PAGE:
Superbly engineered, technically sophisticated and pleasure to drive…
The mid-sized C-Class is the most popular and affordable Mercedes-Benz sedan and about 8.5 million of them have been produced, since it was originally introduced in 1993.
Mercedes engineering typically operates on a seven-year “circle of life” production run and an all-new generation of C-Class will arrive in Canada, as a 2015 model year vehicle, this summer.
In brief, it’s a bigger and better C-Class, however, real progress is in the details. This C-Class is lighter, safer, comes with a choice of two more powerful (yet more fuel-efficient) new engines, uses even more advanced technologies, plus its body is more aerodynamic and, to my eyes, better looking. The South of France global launch location, even though I had to share it with over 800 other auto hacks, was another nice bonus – more later…
There’s no pricing available at this time, but we do know the initial trim levels offered in Canada will be a C300 and a C400. A sporty AMG edition, called the C63, will also be added to the line in January 2015. Although not official, a diesel edition is also expected to be added in 2015. At this event Mercedes was also showing a Euro-destined hybrid-diesel edition.
An optional (Airmatic) air suspension is offered for the first time in C-Class. It allows a driver to choose between Comfort, Eco, Sport, and Sport+ settings via an Agility Select switch on the console. The 4MATIC all-wheel drive system is, as before, the other major option. Also available is a Sport Package that includes AMG trim upgrades, wheels and front brake system.
The C-class has classic rear-drive vehicle proportions with a long hood (with a choice of two front grilles) and a short rear deck. It looks like a smaller version of the top-line, and redesigned last year, S-class, especially the new LED headlights and taillights. Compared to the current C-Class it’s longer, lower and wider and is now close in size to a 90s E-Class. Its extended wheelbase also helps create more interior space, especially for rear seat passengers.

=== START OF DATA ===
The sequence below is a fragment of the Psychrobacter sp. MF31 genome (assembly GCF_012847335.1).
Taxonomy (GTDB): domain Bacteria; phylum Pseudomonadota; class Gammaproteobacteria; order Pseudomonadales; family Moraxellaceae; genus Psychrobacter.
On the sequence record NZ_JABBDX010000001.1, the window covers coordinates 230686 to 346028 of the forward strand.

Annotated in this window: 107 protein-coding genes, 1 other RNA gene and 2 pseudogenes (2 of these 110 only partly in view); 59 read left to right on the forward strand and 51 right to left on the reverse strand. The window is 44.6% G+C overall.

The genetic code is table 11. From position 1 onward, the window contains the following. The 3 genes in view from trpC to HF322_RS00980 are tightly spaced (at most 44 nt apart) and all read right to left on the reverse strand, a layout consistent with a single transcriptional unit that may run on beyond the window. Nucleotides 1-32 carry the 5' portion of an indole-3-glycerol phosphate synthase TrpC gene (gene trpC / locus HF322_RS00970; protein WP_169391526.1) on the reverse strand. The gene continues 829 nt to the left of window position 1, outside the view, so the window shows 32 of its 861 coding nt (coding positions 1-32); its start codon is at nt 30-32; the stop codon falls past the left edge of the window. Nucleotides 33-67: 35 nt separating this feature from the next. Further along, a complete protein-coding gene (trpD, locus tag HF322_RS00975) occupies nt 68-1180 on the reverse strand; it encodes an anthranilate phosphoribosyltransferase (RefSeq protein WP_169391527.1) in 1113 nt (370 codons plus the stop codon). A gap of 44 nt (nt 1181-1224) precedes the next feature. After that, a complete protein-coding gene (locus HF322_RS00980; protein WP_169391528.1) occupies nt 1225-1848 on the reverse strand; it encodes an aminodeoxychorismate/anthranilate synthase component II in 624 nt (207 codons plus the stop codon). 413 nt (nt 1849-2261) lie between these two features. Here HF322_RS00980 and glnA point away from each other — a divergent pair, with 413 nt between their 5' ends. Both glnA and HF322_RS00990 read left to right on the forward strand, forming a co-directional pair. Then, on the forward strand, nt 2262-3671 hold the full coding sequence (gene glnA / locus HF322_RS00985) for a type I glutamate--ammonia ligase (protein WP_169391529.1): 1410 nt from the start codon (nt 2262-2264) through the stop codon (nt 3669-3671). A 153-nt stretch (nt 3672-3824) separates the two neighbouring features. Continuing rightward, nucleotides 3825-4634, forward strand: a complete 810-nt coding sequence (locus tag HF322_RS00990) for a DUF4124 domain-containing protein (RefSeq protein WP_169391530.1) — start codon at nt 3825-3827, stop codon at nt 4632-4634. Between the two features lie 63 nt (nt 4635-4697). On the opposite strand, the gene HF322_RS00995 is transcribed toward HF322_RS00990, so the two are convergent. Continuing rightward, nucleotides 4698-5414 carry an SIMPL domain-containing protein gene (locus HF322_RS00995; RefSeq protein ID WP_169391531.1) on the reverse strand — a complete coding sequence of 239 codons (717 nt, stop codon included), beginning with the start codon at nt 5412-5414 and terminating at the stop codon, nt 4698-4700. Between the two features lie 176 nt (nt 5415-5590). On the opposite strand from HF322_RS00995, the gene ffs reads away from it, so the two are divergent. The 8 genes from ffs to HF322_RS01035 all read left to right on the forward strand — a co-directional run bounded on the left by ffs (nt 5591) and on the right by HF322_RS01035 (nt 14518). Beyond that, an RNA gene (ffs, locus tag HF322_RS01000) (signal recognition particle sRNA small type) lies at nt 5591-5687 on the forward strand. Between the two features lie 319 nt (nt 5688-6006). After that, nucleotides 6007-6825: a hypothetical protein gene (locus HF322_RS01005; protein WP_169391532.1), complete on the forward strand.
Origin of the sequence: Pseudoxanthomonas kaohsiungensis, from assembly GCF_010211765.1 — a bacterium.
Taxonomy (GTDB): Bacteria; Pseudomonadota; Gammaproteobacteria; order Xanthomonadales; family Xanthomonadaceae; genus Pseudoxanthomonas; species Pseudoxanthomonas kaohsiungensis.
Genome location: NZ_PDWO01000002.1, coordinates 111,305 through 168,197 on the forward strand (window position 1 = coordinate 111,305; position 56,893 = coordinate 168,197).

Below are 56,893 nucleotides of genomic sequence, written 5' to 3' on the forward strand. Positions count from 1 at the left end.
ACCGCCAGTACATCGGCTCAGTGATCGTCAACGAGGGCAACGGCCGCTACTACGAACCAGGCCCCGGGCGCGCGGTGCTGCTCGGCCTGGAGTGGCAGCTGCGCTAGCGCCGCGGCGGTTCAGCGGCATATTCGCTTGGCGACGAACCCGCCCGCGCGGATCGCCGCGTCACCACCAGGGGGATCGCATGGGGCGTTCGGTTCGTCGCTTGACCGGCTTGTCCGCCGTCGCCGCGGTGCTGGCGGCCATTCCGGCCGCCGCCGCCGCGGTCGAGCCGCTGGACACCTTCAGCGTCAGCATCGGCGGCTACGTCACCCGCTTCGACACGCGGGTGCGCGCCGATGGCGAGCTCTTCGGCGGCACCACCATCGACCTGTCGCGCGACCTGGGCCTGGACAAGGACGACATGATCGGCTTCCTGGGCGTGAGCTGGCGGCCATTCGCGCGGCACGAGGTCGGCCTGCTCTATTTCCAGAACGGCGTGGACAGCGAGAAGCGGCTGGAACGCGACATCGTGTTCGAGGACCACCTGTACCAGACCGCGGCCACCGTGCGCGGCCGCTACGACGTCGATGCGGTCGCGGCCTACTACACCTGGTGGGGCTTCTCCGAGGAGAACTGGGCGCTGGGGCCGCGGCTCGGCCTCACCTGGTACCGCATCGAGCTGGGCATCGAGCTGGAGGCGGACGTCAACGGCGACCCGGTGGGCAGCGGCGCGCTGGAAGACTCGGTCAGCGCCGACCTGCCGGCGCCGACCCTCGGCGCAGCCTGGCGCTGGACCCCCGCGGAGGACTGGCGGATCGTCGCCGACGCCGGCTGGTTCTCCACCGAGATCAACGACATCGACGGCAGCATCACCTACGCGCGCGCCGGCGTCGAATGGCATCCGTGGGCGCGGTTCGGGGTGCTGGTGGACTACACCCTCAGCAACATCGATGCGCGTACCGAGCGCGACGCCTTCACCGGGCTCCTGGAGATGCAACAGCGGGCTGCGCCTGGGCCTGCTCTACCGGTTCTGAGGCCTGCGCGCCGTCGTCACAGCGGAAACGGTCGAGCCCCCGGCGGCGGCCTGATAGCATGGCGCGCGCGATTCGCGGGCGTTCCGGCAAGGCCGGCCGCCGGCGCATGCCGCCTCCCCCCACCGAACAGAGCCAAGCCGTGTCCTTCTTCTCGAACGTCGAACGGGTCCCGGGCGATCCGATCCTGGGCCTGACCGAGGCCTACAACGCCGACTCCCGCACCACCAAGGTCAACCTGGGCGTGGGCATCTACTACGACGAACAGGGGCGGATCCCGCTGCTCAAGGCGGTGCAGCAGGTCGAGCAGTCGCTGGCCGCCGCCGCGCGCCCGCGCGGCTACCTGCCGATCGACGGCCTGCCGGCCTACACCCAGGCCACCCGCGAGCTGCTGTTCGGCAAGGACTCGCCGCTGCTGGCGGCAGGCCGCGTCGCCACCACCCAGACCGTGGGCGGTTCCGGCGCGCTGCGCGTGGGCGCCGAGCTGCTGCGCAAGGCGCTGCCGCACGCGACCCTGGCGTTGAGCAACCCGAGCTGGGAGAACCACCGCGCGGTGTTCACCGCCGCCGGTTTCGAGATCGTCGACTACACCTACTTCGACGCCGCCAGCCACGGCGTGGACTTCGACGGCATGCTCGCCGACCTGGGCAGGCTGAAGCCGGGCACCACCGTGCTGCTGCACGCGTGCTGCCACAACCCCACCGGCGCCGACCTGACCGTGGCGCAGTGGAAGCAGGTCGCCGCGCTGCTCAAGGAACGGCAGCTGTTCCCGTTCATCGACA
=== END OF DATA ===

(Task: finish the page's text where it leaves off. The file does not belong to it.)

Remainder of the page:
The big change under-hood is a four-cylinder turbocharged 2.0-litre, in the C300, that’s max rated at 235 horsepower and 273 lb-ft of torque. While it produces more power than the outgoing base V6, I found the initial power surge, when you push on the gas pedal, overly aggressive. In fairness, the North American edition will come with different throttle mapping.
The twin-turbocharged 3.0-litre V6 in the C400, on the other hand, is a beauty. It can pump-out up to 329 horsepower and 354 lb-ft of torque. More importantly, it does so in a quieter, smoother and effortless fashion that most drivers expect when at the wheel of a Mercedes. Both engines come with idle fuel saving start/stop systems and are mated to a 7-speed automatic transmission.
The list of standard and available high-tech active safety features is simply amazing. It includes almost everything that’s available in the top-line S-Class, which is touted as the world’s safest car. Intelligent Drive is an optional suite of technologies that includes autonomous braking with pedestrian recognition, a low-speed heavy traffic auto-pilot feature, active parking assist and a 360-degree camera setup with numerous views of immediate surroundings.
Bordering on frivolous, there’s an Air-Balance in-car perfuming system … to prolong that new-car Mercedes smell. Another one is a GPS-linked climate-control system tech feature that automatically switches it to “recirculation” mode when a C-Class is driven into a tunnel.
The test drive actually did include a few tunnels and there are lots of them in and under Marseille. It’s the second largest city in France and its busiest port with numerous ferries to other Mediterranean destinations.
Our drive route took us out of the city on a circular mostly rural route around the outskirts of Marseille and ended at the picturesque small harbor community of Cassis. A mountain drive along the Route des Cretes (Route of the Ridges) was spectacular. It’s a narrow, winding high-elevation road with pull-offs at numerous view locations.
Even with the (100 kg) weight reduction, this C-Class is sublimely stable on the road. The switch to a full electronic assist rack and pinion steering system, called Direct Steer, is also flawless. There are fuel economy and active safety benefits.
Inside the seating is typical Mercedes with easy to find power controls on the door panel. Generous in size, yet excellent support and a good range of adjustable elements didn’t give my weak back a reason to complain, even after many hours of driving.
The restyled dash is an elegant and less fussy design, thanks mainly to a new Touchpad controller that eliminates a multitude of switches. It can recognise both single and multi-finger gestures, wiping movements, zoom finger gestures, even user handwriting.
That said, the stand-alone display screen looks out of place, as if an afterthought I-Pad was attached to the dash.
Overall, this C-Class is sure to please both purists and newcomers. Superbly engineered, technically sophisticated and pleasure to drive.